preponderance of probability in civil cases

This query is : Resolved 

08 August 2008


i am not getting the supreme court judgements on preponderance of probability in civil cases for reference. pls help me regarding any citation referring the above phrase

Guest (Expert)
08 August 2008






1985 AIR 89 1985 SCR (1)1059
1985 SCC (1) 91 1984 SCALE (2)659
RF 1986 SC1253 (20)
D 1986 SC1534 (11)
R 1990 SC1731 (3)

Constitution of India-Art. 136-Supreme Court-When would
interfere with findings of the High Court reached on
assessment of evidence.
Representation of the Peoples Act, 1951

i-Section 123-Allegation of Corrupt Practice made in an
election petition-How should be established-Whether on basis
of preponderance of probabilities as in civil litigation or
proof beyond reasonable doubt as in Criminal trials.
ii-Section 116A(1)-Election appeal-Nature of findings
of facts-If could be interfered with by Supreme Court.
iii-See. 123 (2)-Corrupt Practice of Undue influence-
Nature and proof of-Whether disturbing election meeting a
corrupt practice u/s. 123 (2)-Whether appointment by the
returned candidate of a person charged for murder as his
polling agent amounts to exercise of undue influence.
iv-Sec. 123 (1) (A)-Corrupt Practice of Bribe-Whether
ameliorating grievances of the public while canvassing for
votes amounts to corrupt practice.
The appellant was declared elected on May 31, 1980 to
the Punjab Legislative Assembly from a constituency known as
Non-shehra-Pamuan Assembly Constituency. Respondent Nos. 1
and 2, two voters of the Constituency challenged his
election before the High Court on two grounds, namely, (1)
that the appellants supporters disturbed a meeting of the
Akali Party by using fire arms and fatally injuring one and
otherwise inflicting injuries on many others and thus he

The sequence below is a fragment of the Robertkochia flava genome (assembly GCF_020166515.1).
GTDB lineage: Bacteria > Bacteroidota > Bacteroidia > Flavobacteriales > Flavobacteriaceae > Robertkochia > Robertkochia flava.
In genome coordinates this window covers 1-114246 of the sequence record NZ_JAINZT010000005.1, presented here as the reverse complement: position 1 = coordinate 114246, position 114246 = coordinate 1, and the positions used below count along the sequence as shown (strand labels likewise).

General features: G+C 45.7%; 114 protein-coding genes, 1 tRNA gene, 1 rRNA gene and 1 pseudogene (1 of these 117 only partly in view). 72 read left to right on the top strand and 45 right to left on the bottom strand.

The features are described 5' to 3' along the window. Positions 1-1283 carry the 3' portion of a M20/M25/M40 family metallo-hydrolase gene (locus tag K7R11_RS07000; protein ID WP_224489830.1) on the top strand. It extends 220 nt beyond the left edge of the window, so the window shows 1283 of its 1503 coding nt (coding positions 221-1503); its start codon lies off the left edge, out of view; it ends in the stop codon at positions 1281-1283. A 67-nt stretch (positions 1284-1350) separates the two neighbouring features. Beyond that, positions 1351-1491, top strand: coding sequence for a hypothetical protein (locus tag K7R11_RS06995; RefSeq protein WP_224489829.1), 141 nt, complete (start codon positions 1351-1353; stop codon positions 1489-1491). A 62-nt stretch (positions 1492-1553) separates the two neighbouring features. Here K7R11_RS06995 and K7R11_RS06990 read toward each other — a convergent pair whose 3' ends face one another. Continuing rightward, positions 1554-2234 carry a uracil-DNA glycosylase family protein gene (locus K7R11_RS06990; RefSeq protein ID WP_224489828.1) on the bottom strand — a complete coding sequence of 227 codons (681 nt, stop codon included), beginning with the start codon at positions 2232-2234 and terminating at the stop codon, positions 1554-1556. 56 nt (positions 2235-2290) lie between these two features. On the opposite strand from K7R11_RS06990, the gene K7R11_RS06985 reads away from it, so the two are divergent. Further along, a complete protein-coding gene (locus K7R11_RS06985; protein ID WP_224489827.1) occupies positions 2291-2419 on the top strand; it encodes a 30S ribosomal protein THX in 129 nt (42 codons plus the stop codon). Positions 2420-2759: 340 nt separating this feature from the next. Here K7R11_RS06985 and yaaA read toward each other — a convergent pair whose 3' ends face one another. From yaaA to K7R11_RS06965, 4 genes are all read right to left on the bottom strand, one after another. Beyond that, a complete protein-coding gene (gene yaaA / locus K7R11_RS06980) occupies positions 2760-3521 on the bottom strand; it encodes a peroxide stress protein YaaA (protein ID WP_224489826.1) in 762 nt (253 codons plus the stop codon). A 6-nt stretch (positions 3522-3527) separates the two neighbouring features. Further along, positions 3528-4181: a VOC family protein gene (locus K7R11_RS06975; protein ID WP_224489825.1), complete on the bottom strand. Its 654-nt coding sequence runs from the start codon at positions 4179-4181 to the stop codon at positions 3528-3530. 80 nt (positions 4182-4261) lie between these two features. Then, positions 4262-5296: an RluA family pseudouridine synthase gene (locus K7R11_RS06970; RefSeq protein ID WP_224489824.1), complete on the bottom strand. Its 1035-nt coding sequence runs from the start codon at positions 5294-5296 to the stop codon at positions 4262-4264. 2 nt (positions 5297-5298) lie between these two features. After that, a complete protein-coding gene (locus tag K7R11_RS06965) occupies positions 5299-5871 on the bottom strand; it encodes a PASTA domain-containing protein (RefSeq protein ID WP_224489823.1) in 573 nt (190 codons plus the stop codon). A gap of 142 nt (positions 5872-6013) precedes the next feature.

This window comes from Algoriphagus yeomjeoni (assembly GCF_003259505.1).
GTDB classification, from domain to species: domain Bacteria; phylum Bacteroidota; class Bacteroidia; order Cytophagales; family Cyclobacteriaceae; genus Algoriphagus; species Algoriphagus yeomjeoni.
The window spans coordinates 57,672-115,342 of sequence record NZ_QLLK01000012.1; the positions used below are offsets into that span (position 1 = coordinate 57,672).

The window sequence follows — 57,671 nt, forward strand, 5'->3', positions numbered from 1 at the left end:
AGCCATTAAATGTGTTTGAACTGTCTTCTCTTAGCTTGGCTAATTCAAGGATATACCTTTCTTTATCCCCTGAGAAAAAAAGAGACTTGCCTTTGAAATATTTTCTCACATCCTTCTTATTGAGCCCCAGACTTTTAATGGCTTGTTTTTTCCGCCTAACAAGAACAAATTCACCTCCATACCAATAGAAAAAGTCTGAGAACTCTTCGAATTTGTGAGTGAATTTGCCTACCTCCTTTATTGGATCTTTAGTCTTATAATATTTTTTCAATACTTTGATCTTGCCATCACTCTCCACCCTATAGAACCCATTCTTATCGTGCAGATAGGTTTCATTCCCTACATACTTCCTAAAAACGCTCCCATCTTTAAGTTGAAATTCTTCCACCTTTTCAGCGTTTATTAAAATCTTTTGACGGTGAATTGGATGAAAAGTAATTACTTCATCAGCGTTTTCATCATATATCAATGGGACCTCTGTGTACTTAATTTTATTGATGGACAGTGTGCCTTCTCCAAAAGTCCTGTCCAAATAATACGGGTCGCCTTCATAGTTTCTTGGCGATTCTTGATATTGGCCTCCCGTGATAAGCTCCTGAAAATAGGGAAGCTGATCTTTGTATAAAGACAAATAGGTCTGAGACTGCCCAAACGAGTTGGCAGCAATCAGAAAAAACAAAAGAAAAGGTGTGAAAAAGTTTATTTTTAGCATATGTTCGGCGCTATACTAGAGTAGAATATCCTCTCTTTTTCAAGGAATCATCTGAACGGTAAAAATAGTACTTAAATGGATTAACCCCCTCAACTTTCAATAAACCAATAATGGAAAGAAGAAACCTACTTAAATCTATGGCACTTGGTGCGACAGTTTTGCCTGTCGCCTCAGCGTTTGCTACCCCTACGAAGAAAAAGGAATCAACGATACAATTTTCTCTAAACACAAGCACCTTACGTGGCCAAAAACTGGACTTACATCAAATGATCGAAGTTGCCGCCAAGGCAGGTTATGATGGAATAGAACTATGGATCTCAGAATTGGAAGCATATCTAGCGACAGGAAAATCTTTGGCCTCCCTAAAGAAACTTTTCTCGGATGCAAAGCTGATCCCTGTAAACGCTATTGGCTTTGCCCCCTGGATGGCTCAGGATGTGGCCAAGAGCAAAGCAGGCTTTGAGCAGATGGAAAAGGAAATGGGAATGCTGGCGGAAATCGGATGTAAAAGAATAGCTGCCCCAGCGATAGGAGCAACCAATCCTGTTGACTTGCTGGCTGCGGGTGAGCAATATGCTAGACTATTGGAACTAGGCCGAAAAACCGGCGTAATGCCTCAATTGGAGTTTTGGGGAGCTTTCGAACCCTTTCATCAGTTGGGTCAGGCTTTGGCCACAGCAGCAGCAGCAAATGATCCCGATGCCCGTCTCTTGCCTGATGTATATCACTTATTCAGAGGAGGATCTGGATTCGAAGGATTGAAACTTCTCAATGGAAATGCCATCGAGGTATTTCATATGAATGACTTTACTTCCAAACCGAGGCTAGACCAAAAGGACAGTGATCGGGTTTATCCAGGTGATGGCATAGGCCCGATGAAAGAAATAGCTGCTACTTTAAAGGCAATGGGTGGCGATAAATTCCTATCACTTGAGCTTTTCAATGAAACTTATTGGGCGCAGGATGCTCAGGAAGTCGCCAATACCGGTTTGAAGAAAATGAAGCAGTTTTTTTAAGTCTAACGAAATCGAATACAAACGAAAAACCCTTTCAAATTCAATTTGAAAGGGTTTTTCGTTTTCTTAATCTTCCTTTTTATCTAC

committed a corrupt practice of undue influence u/s. 123
(2) of the Representation of the Peoples Act 1951; and (2)
that the appellant in order to get the votes of one Bagicha
Singh Chakiwala and his family members as also of his
brotherhood, promised to Bagicha Singh to get the uncovered
electric wires, which were dangerously passing over his
house, removed after paying its expenses etc. and so he
approached the Punjab State
Electricity Board employees, put pressure on them and got
the amount of expenses deposited and the wires removed on
30th May 1980 i.e. One day before the poll. Thus, the
appellant had committed a corrupt practice of Bribery u/s.
123 (1) (A) of the Act. The High Court declared the election
of the appellant void holding that both the corrupt
practices had been committed by the appellant himself or
through others with his consent and were covered by ss 123
(1) (A), (B) and (2) of the Act. Hence this appeal,
The respondent-petitioners in addition to the above-
mentioned two grounds of challenge contended (i) that the
charges of corrupt practice should be allowed to be
established on the basis of preponderance of probabilities
as in civil litigation and not by asking for proof of the
allegation beyond reason able doubt as in a criminal case;
(ii) that it was the practice of the Supreme Court in
election appeals not to enter into re-appreciation of
evidence and disturb findings of fact reached by the High
Court and therefore the Supreme Court should not attempt a
re-appreciation of the evidence while dealing with this
appeal; and (iii) that the appointment of Gurdial Singh who
had disturbed the Akali Meeting and had also been charged
for murder, by the appellant as his polling agent in the
Gandiwind Polling Booth amounted to exercise of undue
influence within the meaning of the Act.
Allowing the appeal,
HELD: (1) Section 116-C makes it clear that an appeal
to the Supreme Court und

Srinivas.B.S.S.T (Expert)
08 August 2008

Thank you Sir for your valuable information

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